You are here: Quarterdesigns > Hawaii Proposed Designs
Hawaii Proposed Designs
Winning design chosen for the Hawai‘i quarter
Other finalist designs by The Mint for the Hawai‘i quarter
Design Themes and Narratives for the Hawai‘i quarter
- Surfing – Hawai‘i’s Gift to the World(Read complete narrative here)
Design Elements: A surfer in a dignified pose is standing on a long board riding a wave with
Diamond Head in the background or toward the island chain. The eight major islands or
Diamond Head are shown. The coin contains the word “Aloha.”
- Aloha Spirit(Read complete narrative here)
Design Elements: The coin shows a traditional, culturally accurate female hula dancer with her
left hand up and right hand extended with palm open, and a maile lei around her neck. The
island chain is above the dancer and the word “Aloha” is at the bottom of the coin.
- Diamond Head(Read complete narrative here)
Design Elements: Two icons of Hawai‘i—the famous west profile of Diamond Head and the
classic full statue of King Kamehameha I by Thomas Gould—are depicted, along with the word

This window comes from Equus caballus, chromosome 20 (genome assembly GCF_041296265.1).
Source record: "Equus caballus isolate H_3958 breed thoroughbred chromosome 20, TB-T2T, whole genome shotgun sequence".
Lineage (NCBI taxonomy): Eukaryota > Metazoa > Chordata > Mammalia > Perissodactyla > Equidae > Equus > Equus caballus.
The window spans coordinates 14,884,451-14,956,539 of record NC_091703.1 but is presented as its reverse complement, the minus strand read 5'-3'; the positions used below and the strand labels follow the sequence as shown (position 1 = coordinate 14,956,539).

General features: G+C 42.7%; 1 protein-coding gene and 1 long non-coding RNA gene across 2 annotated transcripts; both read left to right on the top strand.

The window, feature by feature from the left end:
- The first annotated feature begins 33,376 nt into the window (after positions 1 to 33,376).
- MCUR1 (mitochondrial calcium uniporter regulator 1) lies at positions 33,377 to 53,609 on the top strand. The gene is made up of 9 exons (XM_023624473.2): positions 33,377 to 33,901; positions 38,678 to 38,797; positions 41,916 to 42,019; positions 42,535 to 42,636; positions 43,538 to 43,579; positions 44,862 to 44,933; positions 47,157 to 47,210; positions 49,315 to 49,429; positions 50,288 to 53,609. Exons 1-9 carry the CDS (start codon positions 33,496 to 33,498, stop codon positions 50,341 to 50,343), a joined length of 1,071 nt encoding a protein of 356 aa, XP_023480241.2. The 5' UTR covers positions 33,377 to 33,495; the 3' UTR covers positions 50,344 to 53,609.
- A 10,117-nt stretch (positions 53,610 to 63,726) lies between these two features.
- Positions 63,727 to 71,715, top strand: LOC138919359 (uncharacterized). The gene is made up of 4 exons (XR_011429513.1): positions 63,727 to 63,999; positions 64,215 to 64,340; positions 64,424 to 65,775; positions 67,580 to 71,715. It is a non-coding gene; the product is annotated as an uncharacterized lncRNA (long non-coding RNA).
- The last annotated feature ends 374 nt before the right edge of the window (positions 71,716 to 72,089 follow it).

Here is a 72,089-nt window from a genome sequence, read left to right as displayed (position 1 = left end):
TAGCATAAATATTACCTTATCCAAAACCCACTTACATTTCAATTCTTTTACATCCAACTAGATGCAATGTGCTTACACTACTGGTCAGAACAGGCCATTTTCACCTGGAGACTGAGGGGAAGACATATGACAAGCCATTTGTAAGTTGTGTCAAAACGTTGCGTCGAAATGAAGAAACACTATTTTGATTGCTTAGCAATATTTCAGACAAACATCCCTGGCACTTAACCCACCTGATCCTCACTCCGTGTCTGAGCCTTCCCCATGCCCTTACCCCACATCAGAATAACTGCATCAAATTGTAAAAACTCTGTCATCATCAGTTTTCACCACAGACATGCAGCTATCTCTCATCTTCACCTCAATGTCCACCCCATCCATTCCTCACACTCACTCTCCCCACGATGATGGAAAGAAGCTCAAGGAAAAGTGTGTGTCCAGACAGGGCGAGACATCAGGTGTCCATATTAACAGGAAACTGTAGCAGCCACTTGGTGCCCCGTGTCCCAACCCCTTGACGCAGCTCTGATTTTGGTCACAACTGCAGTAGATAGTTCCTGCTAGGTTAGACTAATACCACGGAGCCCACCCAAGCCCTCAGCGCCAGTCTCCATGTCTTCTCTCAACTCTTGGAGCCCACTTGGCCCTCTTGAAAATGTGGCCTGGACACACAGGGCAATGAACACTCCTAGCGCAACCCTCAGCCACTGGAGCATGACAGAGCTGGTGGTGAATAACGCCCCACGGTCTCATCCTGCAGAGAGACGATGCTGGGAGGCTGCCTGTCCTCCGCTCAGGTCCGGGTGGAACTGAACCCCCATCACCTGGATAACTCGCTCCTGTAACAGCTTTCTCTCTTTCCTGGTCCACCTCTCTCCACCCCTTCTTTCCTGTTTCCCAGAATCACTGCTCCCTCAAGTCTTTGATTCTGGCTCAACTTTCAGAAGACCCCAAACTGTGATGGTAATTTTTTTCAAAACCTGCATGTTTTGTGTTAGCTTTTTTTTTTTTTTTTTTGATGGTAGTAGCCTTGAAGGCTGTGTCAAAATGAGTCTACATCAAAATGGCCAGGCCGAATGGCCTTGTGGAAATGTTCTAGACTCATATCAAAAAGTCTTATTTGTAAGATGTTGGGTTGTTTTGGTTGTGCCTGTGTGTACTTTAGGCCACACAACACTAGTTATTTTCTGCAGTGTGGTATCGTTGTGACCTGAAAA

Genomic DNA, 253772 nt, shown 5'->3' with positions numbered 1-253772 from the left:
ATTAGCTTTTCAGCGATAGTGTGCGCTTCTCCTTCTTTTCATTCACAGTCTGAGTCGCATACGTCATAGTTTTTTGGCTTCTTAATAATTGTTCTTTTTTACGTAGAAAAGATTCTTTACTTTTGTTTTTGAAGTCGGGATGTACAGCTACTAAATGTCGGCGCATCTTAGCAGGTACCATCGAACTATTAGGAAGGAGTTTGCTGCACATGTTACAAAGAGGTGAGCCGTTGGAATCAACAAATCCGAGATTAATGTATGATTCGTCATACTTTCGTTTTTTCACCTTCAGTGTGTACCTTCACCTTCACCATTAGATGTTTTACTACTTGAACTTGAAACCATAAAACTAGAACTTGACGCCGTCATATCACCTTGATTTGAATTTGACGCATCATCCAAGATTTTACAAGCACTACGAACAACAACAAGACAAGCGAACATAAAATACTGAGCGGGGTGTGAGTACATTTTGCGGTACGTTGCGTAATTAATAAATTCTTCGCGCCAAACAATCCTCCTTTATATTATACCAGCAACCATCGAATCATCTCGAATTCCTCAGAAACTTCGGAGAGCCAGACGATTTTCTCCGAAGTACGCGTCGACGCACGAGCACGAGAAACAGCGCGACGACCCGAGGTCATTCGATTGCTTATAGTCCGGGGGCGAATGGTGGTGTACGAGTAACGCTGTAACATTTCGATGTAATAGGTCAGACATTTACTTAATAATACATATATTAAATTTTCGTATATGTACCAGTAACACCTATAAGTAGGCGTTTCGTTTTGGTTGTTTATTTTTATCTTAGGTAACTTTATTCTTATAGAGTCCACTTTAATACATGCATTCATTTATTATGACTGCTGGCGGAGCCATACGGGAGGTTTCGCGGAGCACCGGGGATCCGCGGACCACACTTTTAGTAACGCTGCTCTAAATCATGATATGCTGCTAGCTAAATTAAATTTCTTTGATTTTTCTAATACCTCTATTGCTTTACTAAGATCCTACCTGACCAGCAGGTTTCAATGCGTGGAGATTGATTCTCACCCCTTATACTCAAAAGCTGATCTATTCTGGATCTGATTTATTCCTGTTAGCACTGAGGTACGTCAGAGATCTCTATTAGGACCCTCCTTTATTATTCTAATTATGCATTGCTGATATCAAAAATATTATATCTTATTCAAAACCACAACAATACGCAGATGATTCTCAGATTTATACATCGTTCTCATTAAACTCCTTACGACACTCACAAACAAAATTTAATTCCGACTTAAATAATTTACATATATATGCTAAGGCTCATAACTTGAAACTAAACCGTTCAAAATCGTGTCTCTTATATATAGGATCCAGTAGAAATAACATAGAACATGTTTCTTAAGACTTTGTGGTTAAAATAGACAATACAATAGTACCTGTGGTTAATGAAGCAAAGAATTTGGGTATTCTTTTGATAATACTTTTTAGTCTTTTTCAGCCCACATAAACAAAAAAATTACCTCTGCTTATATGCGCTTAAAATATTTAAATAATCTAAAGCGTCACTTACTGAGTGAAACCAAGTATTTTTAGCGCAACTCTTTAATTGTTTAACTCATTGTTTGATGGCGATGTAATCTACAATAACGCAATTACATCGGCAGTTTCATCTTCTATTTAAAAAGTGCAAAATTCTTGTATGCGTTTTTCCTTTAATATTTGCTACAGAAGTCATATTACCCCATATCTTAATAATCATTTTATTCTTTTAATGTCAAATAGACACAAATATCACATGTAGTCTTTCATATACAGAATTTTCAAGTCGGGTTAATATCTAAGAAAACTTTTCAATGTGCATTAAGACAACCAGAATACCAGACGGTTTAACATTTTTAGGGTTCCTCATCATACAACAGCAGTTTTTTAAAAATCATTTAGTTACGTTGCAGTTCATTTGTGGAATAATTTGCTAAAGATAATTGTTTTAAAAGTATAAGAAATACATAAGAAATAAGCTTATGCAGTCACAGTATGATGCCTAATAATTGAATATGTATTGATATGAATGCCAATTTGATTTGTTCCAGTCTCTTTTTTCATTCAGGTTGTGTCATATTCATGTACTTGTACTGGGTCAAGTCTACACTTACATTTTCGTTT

- Hawai‘i, the Island State(Read complete narrative here)
Design Elements: The eight major Hawaiian islands are featured on the commemorative coin,
arching from the lower right to the upper left. A full-body depiction of King Kamehameha I is on
the right side of the coin, with his hand stretching out towards the island chain. The state motto,
“Ua mau ke ea o ka ‘aina i ka pono,” is in the lower left quadrant. A plumeria lei border is on the
left and right between the words “Hawai‘i” at the top and “E Pluribus Unum” on the bottom.
- Hawai‘i – Diverse But Unified(Read complete narrative here)
Design Elements: A full-figure depiction of King Kamehameha I as pictured in the Thomas
Gould statue is featured, with the eight major islands shown in relief (i.e. showing topography,
mountains, etc.). On the left bottom quadrant is the state motto in Hawaiian, “Ua mau ke ea o ka
‘aina i ka pono.”
Some Early Proposed Designs
Quarterdesigns is not an official government website or connected to any official entity in any way.
For the official US Mint Quarters website-Click Here.
Quarterdesigns is an independent website and makes no claims of completeness of design concepts for any state.
Contained here are images gathered from the internet and other resources regarding the state quarters.
Quarterdesigns includes a collection of designs submitted to states, but in no way is a complete archive of all of the finalists concepts or submissions.
Many states have had thousands of designs submitted from which ultimately finalists are chosen.
Quarterdesigns is a non-commercial website for informational, educational and research purposes for the multitudes collecting state quarters.